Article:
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Food allergies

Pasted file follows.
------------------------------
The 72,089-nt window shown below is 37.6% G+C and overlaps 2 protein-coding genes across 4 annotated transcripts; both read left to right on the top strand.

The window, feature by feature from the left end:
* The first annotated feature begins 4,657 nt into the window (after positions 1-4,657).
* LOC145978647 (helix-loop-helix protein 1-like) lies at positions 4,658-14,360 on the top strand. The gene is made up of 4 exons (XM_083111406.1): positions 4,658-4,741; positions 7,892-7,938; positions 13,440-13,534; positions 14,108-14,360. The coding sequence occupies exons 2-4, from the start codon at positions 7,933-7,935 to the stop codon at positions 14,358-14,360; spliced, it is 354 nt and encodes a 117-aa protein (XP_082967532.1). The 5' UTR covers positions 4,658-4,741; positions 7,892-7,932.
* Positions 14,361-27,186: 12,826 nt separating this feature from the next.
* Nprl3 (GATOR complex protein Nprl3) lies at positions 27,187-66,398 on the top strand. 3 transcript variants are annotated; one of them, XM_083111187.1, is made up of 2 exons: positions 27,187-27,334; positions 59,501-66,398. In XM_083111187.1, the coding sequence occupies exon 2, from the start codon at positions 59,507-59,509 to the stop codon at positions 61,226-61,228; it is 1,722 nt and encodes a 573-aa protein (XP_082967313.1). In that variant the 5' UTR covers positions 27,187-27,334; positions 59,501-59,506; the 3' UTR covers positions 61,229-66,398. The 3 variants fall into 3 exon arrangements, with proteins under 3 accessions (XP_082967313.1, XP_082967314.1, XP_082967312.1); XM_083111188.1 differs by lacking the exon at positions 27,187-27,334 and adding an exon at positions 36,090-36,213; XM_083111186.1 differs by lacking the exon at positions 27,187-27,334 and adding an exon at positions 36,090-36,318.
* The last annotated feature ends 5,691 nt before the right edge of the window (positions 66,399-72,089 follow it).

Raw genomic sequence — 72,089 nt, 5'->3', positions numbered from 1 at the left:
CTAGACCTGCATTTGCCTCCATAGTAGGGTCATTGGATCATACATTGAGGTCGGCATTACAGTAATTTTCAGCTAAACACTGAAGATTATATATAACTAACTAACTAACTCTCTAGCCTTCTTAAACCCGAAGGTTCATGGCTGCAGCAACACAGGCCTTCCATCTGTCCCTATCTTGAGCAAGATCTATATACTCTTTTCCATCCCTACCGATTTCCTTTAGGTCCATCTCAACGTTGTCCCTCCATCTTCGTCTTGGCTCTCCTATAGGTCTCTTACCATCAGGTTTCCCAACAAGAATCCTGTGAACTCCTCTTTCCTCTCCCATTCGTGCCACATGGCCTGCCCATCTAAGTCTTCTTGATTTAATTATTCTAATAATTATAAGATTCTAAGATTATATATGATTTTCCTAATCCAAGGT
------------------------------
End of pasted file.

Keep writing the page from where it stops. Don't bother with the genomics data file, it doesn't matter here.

Food allergies range from threat level apocalyptic (immediate ER visit) to mild (pop a Benadryl). With a severe (life threatening!) food allergy, you might feel your airway closing or experience a swollen throat—it’s similar to the proverbial “lump in your throat” that makes it hard to breathe. Your blood pressure may drop and your heart might race; you could even lose consciousness. It’s a medical emergency that requires immediate treatment. With a less serious allergy, you might just feel a tingly tongue or lips—it can be subtle! Other common symptoms include hives; itching; eczema; swelling of the lips, face, tongue, and more; stomach pain; nausea; vomiting; lightheadedness; or even fainting. So what is this all about? A food allergy is an overreaction by your immune system to a particular food, causing symptoms within minutes to hours. Once you have been sensitized, even the tiniest amount of that food can trigger you. It’s different from a food sensitivity, which isn’t life threatening and can be delayed by hours or even days. If you can eat a small amount of the food without ill effects, or if you can prevent a reaction (say, by popping lactase enzyme pills before ice cream), you likely have a food sensitivity. Even though it doesn’t set off the classic immune response, a food sensitivity can cause fatigue, nausea, bloating, diarrhea, and other icky symptoms. In theory, any food can cause an allergic reaction, but cow’s milk, eggs, wheat, soy, tree nuts and peanuts, fish and shellfish, and certain fruits are the biggest offenders. Your practitioner may do skin or blood tests, or ask you to do an elimination diet to help identify your triggers (but if you’ve already had a severe reaction, you’ll need to ID and avoid that food immediately). Some allergies subside over time, but others can get worse, so keeping track of the foods that set off your reactions—however mild they might be!—is key. The only way to deal with a food allergy is to completely avoid your trigger food(s). Know what you are eating and drinking—read labels carefully, and when you eat out, talk to your server or the chef. Most places take the pressure off and ask about allergies when you order. Rush immunotherapy, a method of allergen desensitization, is an option, but it has to be conducted under the guidance of an experienced practitioner because of potential side effects. Oral immunotherapy, in which small doses of the trigger food is swallowed or placed under the tongue in gradually increasing amounts, is being studied. While desensitization is possible, there are significant risks for reactions and it’s not known whether it can lead to long term tolerance. If you have food allergies, it can be a source of anxiety when you’re in restaurants (or at potlucks, or backyard barbecues…the list goes on), so make sure to talk to your practitioner about creating an anaphylaxis action plan and always have an allergy kit with you. That might mean a Benadryl in your purse, or it could mean having auto-injectable epinephrine (like an Epi-Pen) at close range (very close range)—your practitioner can help you decide what you need. Being prepared helps you manage the situation if you do encounter a trigger, and it can put your mind at ease.

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